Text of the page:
When I was eight my heroes were Lassie and The Lone Ranger. That was before I met Joe Bonikowski.
There wasn't much to do in our little town. During the summer, I tagged along with my brothers doing whatever they did. That usually amounted to hanging around the drug store, playing baseball, or swimming in the river. In the winter, we donned skates or snowshoes. I tried to imitate Dave, Danny, Frank and Jimmy, but since I was the youngest, some activities earned me the "wait until you are older" thing.
The local undersized hockey team bore the oversized name of The Temagami Timber Wolves. Dad and I went to just about every practice and all the games. Archrivals, Latchford and Haileybury, killed us on the ice, but nobody beat us at cheering.
I first met Mr. Bonikowski at the rink. He was an old man then. Of course. everyone is old when you are eight. He'd worked in the bush for most of his life, cutting trees and hauling logs. Now he did odd jobs at the arena; changing light bulbs, repairing the wooden benches we warmed, and picking up Juicy Fruit wrappers and empty Coke cans.
When Dad couldn't come with me to watch my brothers play, Mr. B. would often come and sit down beside me. Neither of us said much, but somehow he seemed to know how much I wanted to be on the ice playing, not just watching and cheering.
Then when I turned ten, I got my big break. The Temagami Timber Wolves ran out of players. Like I said, Temagami is a REALLY small town. The season had just begun and the team's right-winger took a check into the boards and broke his wrist, Neither the coach nor the rest of the kids were too happy about letting me try out. However, faced with the possibility of losing the entire season and the long-awaited chance at revenge on the teams from the neighbouring towns, they swallowed their objections. Mom imagined my broken body carried out of the arena on a stretcher. Even Dad was doubtful.
But I made it. All those street hockey games with my brothers were paying off.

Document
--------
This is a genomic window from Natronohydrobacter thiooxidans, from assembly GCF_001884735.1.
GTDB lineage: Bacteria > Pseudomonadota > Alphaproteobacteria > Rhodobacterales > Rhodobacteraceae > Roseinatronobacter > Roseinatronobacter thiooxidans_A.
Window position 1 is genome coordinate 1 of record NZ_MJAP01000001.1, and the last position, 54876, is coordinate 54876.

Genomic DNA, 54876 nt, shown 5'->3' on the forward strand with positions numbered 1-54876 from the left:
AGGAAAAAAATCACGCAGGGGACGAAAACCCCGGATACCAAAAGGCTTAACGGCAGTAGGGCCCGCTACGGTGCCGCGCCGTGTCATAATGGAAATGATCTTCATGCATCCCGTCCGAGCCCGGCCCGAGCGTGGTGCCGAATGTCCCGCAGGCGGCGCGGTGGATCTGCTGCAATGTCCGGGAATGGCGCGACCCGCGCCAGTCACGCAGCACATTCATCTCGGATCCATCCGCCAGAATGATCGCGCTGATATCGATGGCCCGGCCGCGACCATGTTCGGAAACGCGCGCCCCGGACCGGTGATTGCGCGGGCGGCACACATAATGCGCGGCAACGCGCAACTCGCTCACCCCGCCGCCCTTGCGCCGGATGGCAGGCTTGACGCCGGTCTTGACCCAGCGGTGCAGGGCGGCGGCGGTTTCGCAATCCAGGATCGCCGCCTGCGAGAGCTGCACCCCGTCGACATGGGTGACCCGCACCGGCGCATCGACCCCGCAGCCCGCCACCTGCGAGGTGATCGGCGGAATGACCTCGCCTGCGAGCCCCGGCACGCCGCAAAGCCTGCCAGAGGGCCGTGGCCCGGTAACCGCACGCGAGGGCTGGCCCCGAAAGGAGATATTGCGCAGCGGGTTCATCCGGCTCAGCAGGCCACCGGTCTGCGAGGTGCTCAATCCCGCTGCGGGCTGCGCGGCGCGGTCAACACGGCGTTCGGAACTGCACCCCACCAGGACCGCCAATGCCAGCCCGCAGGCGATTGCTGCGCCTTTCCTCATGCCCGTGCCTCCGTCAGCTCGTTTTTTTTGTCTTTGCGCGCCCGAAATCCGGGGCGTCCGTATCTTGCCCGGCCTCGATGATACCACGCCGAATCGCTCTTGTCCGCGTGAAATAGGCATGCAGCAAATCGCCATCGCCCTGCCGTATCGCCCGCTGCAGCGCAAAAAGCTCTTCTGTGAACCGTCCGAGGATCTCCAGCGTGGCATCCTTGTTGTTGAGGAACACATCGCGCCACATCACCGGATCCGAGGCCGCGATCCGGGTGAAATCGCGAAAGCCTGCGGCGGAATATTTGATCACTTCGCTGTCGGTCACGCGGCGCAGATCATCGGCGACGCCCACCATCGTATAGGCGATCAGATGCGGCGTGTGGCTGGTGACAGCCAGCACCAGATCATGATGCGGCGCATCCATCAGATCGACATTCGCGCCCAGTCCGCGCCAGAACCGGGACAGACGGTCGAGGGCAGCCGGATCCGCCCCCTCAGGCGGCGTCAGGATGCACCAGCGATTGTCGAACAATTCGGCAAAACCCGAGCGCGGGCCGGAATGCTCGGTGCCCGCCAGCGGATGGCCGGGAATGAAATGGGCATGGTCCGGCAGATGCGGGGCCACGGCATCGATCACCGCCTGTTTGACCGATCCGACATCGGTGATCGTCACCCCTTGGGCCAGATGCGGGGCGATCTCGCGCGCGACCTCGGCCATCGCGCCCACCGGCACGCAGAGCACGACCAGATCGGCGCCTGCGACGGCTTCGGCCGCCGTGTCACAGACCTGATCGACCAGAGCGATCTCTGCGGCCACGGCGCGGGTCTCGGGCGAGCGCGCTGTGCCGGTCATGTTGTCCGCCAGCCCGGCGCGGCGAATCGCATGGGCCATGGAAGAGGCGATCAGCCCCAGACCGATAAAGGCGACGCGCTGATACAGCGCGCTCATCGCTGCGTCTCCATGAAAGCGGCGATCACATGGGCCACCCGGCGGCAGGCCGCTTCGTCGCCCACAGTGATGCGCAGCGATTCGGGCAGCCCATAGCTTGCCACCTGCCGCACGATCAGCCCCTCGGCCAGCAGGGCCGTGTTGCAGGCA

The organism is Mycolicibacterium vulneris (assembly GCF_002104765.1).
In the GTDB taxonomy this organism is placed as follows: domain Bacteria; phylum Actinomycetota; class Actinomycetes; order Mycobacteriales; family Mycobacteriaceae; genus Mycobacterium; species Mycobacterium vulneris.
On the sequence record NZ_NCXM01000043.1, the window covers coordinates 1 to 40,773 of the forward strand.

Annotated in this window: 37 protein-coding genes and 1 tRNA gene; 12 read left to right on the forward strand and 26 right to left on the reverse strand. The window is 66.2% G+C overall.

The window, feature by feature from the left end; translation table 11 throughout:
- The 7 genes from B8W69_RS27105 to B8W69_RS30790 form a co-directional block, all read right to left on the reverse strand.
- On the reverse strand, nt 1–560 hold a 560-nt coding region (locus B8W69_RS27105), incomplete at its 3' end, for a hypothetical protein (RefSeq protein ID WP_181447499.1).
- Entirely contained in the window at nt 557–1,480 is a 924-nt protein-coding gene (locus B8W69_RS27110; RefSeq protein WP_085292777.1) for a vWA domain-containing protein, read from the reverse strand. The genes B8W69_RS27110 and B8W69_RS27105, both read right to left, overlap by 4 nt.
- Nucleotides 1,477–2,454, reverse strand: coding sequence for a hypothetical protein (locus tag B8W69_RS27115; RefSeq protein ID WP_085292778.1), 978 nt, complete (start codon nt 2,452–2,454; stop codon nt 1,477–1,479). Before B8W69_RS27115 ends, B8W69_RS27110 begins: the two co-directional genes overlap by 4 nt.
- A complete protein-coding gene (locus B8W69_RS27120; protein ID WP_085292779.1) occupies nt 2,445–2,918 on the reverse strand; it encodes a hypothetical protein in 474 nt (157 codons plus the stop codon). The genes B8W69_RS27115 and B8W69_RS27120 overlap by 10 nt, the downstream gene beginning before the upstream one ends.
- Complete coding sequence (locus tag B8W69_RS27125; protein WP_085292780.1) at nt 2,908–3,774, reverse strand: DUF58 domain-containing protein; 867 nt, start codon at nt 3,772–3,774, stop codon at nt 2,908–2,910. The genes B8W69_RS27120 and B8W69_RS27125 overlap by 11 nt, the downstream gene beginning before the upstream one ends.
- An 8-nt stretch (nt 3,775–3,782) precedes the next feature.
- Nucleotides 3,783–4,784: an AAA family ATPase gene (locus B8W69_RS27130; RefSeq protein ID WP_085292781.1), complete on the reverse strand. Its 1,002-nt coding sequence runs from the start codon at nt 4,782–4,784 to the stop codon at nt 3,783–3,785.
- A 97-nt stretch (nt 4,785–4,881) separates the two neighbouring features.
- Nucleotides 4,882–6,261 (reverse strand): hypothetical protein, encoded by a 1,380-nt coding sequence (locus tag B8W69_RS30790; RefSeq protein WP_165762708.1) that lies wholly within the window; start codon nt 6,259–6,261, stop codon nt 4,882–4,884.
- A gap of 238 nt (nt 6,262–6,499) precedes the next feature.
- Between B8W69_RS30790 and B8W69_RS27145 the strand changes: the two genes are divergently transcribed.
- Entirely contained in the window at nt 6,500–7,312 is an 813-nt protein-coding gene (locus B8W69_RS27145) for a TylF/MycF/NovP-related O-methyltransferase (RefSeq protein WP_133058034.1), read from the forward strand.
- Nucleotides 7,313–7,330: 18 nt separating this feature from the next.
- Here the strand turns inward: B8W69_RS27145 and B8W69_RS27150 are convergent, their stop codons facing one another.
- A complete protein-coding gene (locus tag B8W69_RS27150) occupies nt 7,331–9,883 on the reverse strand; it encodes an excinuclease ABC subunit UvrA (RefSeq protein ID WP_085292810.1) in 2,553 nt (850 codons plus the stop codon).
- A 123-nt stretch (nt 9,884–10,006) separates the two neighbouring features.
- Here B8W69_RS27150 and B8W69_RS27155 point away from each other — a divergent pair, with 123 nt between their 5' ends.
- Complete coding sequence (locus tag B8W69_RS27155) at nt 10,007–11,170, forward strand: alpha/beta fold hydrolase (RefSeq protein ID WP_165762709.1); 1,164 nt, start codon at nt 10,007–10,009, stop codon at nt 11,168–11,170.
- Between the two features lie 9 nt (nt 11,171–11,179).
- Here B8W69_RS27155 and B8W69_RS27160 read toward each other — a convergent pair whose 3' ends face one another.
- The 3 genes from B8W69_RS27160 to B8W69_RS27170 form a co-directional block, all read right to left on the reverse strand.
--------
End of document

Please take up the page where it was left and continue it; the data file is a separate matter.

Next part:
I was to start in Saturday's game against The Haileybury Hurricanes. I was thrilled—and suddenly terrified.
On Friday afternoon, I walked over to the rink. Mr. Bonikowski was there. He was throwing sand around the front entrance. The snow had melted and then frozen again, and it was slippery.
"Gonna play tomorrow, eh?"
Was it that obvious? I had grabbed my star and now didn't know exactly what to do with it.
"Everyone thinks I'll mess up."
"How do you know?"
"Gotta have faith."
I went to Sunday School, but God's interest in hockey had never been mentioned. I figured he was more concerned with Saturday night baths—you know, "cleanliness is next to godliness"—than he was in Hockey Night in Canada on TV.
"Sure. Faith in God is good. Faith in you, too."
"Do you have faith in me?"
He sensed my doubts, so he added: "You'll see tomorrow."
The next night I waddled to the rink behind my brothers. I'd put my gear on at home. The boards thumped underneath my skates as I made my way past the dressing room.
Then I saw it.
To the left of the dressing room there had been a broom closet. The buckets, brooms, and cleaning cloths were gone, leaving behind a wooden bench and a peg nailed to the wall. The sign Cleaning Supplies was gone. In its place, carefully carved on a piece of two-by-four, was Helen's Dressing Room.
Joe had proven his faith in me and had planted the seeds of mine. The first girl to play juvenile hockey was here to stay, and I had a real-life, heaven-sent hero.